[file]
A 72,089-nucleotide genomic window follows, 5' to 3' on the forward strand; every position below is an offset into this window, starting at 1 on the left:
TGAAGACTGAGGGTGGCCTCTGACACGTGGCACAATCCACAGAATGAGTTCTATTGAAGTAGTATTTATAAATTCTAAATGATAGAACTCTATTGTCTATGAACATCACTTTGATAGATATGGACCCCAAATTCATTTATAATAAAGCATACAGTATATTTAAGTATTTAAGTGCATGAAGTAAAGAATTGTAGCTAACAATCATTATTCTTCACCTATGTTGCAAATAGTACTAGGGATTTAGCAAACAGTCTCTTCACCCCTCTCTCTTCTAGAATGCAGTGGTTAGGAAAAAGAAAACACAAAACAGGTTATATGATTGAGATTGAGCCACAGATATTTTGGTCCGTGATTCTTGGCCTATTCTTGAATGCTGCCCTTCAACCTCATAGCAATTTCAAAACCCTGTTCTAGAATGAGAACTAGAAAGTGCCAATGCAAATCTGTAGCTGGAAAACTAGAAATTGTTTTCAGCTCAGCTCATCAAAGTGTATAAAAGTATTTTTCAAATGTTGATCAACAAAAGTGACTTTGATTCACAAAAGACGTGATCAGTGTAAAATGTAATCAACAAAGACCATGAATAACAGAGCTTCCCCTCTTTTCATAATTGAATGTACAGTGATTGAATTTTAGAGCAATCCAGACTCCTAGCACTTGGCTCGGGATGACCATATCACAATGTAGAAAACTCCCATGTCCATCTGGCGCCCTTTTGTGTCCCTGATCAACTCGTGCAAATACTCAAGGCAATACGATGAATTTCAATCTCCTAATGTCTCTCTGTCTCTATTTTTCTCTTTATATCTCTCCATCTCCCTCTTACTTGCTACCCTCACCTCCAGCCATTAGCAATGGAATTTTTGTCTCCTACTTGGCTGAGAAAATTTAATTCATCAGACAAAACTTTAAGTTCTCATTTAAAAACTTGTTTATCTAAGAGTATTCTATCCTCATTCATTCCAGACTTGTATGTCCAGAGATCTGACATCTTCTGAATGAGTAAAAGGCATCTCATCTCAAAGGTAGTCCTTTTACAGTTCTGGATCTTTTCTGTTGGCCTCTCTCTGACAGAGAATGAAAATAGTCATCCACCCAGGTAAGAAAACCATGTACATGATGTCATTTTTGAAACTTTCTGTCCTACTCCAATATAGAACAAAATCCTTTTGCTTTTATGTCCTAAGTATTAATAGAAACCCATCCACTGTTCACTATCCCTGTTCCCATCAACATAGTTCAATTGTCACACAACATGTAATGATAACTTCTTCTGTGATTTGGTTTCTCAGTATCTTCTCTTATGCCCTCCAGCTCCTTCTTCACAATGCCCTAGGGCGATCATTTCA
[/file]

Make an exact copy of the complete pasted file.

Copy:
A 72,089-nucleotide genomic window follows, 5' to 3' on the forward strand; every position below is an offset into this window, starting at 1 on the left:
TGAAGACTGAGGGTGGCCTCTGACACGTGGCACAATCCACAGAATGAGTTCTATTGAAGTAGTATTTATAAATTCTAAATGATAGAACTCTATTGTCTATGAACATCACTTTGATAGATATGGACCCCAAATTCATTTATAATAAAGCATACAGTATATTTAAGTATTTAAGTGCATGAAGTAAAGAATTGTAGCTAACAATCATTATTCTTCACCTATGTTGCAAATAGTACTAGGGATTTAGCAAACAGTCTCTTCACCCCTCTCTCTTCTAGAATGCAGTGGTTAGGAAAAAGAAAACACAAAACAGGTTATATGATTGAGATTGAGCCACAGATATTTTGGTCCGTGATTCTTGGCCTATTCTTGAATGCTGCCCTTCAACCTCATAGCAATTTCAAAACCCTGTTCTAGAATGAGAACTAGAAAGTGCCAATGCAAATCTGTAGCTGGAAAACTAGAAATTGTTTTCAGCTCAGCTCATCAAAGTGTATAAAAGTATTTTTCAAATGTTGATCAACAAAAGTGACTTTGATTCACAAAAGACGTGATCAGTGTAAAATGTAATCAACAAAGACCATGAATAACAGAGCTTCCCCTCTTTTCATAATTGAATGTACAGTGATTGAATTTTAGAGCAATCCAGACTCCTAGCACTTGGCTCGGGATGACCATATCACAATGTAGAAAACTCCCATGTCCATCTGGCGCCCTTTTGTGTCCCTGATCAACTCGTGCAAATACTCAAGGCAATACGATGAATTTCAATCTCCTAATGTCTCTCTGTCTCTATTTTTCTCTTTATATCTCTCCATCTCCCTCTTACTTGCTACCCTCACCTCCAGCCATTAGCAATGGAATTTTTGTCTCCTACTTGGCTGAGAAAATTTAATTCATCAGACAAAACTTTAAGTTCTCATTTAAAAACTTGTTTATCTAAGAGTATTCTATCCTCATTCATTCCAGACTTGTATGTCCAGAGATCTGACATCTTCTGAATGAGTAAAAGGCATCTCATCTCAAAGGTAGTCCTTTTACAGTTCTGGATCTTTTCTGTTGGCCTCTCTCTGACAGAGAATGAAAATAGTCATCCACCCAGGTAAGAAAACCATGTACATGATGTCATTTTTGAAACTTTCTGTCCTACTCCAATATAGAACAAAATCCTTTTGCTTTTATGTCCTAAGTATTAATAGAAACCCATCCACTGTTCACTATCCCTGTTCCCATCAACATAGTTCAATTGTCACACAACATGTAATGATAACTTCTTCTGTGATTTGGTTTCTCAGTATCTTCTCTTATGCCCTCCAGCTCCTTCTTCACAATGCCCTAGGGCGATCATTTCA